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News: How to control a herd of humans

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  • chris lofting
    How to control a herd of humans 04 February 2009 by David Robson Activities performed in unison,
    Message 1 of 1 , Feb 4, 2009
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      How to control a herd of humans

      04 February 2009 by David Robson
      <http://www.newscientist.com/search?rbauthors=David+Robson>

      Activities performed in unison, like marching or dancing, increase loyalty
      to the group

      Read our related editorial: The Obama factor, revealed
      <http://www.newscientist.com/article/mg20126943.800-the-obama-factor-reveale
      d.html>

      HITLER and Mussolini both had the ability to bend millions of people to
      their fascist will. Now evidence from psychology and neurology is emerging
      to explain how tactics like organised marching and propaganda can work to
      exert mass mind control.

      Scott Wiltermuth <http://www.stanford.edu/~scwilter/> of Stanford
      University in California and colleagues have found that activities performed
      in unison, such as marching or dancing, increase loyalty to the group. "It
      makes us feel as though we're part of a larger entity, so we see the group's
      welfare as being as important as our own," he says.

      Wiltermuth's team separated 96 people into four groups who performed these
      tasks together: listening to a song while silently mouthing the words,
      singing along, singing and dancing, or listening to different versions of
      the song so that they sang and danced out of sync. In a later game, when
      asked to decide whether to stick with the group or strive for personal gain,
      those in the non-synchronised group behaved less loyally than the rest
      (Psychological Science, vol 20, p 1
      <http://dx.doi.org/10.1111/j.1467-9280.2008.02253.x> ).

      Psychologist Jonathan Haidt <http://people.virginia.edu/~jdh6n/> at the
      University of Virginia in Charlottesville thinks this research helps explain
      why fascist leaders, amongst others, use organised marching and chanting to
      whip crowds into a frenzy of devotion to their cause, though these tactics
      can be used just as well for peace, he stresses. Community dances and group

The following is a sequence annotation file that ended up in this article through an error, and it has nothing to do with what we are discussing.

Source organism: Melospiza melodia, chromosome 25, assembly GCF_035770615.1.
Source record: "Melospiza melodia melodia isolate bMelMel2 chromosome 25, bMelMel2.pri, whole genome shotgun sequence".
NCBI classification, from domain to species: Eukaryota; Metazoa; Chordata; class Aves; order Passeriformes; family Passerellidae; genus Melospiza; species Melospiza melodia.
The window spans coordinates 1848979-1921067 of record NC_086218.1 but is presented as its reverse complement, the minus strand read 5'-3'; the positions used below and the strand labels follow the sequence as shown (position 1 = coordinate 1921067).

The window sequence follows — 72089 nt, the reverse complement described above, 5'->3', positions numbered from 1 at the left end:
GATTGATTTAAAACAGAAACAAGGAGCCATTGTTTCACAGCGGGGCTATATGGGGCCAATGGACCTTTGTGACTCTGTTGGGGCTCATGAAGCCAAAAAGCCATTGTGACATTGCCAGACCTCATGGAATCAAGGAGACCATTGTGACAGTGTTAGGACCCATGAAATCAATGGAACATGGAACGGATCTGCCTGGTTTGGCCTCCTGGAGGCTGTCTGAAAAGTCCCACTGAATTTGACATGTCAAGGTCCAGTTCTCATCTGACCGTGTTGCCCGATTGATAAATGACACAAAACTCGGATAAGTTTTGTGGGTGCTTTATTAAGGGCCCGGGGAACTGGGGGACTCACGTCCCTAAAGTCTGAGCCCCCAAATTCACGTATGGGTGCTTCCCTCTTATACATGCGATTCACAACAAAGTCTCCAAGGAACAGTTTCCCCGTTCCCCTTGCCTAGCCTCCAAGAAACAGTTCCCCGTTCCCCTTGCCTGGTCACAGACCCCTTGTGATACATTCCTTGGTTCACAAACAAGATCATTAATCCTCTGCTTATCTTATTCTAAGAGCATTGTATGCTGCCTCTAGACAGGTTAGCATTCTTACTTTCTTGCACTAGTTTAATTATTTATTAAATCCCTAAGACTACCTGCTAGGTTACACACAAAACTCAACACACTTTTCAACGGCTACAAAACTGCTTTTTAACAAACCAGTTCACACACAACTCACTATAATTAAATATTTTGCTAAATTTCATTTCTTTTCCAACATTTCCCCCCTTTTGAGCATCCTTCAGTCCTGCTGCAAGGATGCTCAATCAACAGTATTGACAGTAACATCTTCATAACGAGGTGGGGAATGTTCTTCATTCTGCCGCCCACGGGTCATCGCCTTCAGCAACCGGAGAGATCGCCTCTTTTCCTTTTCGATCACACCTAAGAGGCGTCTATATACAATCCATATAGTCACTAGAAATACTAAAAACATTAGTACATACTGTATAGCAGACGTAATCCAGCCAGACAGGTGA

singing can ease local tension, for example - a theory he plans to test
      experimentally (Journal of Legal Studies, DOI: 10.1086/529447
      <http://dx.doi.org/10.1086/529447> ).

      Meanwhile, the powerful unifying effects of propaganda images are being
      explored by Charles Seger at Indiana University at Bloomington. His team
      primed students with pictures of their university - college sweatshirts or
      the buildings themselves - then asked how highly they scored on different
      emotions, such as pride or happiness. The primed students gave a strikingly
      similar emotional profile, in contrast with non-primed students (Journal of
      Experimental Social Psychology, DOI: 10.1016/j.jesp.2008.12.004
      <http://dx.doi.org/10.1016/j.jesp.2008.12.004> ).

      Interest in the idea of a herd mentality has been renewed by work into
      mirror neurons - cells that fire when we perform an action or watch someone
      perform a similar action. It suggests that our brains are geared to mimic
      our peers. "We are set up for 'auto-copy'," says Haidt.

      Interest in the idea of a herd mentality has been renewed by research into
      mirror neurons

      Neurological evidence seems to back this idea. Vasily Klucharev
      <http://www.ru.nl/neuroimaging/staff/cognitive_neurology/vasily_klucharev/>
      , at the Donders Centre for Cognitive Neuroimaging in Nijmegen, the
      Netherlands, found that the brain releases more of the reward chemical
      dopamine when we fall in line with the group consensus (Neuron, vol 61, p
      140). His team asked 24 women to rate more than 200 women for
      attractiveness. If a participant discovered their ratings did not tally with
      that of the others, they tended to readjust their scores. When a woman
      realised her differing opinion, fMRI scans revealed that her brain generated
      what the team dubbed an "error signal". This has a conditioning effect, says
      Klucharev: it's how we learn to follow the crowd.

      Read our related editorial: The Obama factor, revealed
      <http://www.newscientist.com/article/mg20126943.800-the-obama-factor-reveale
      d.html>
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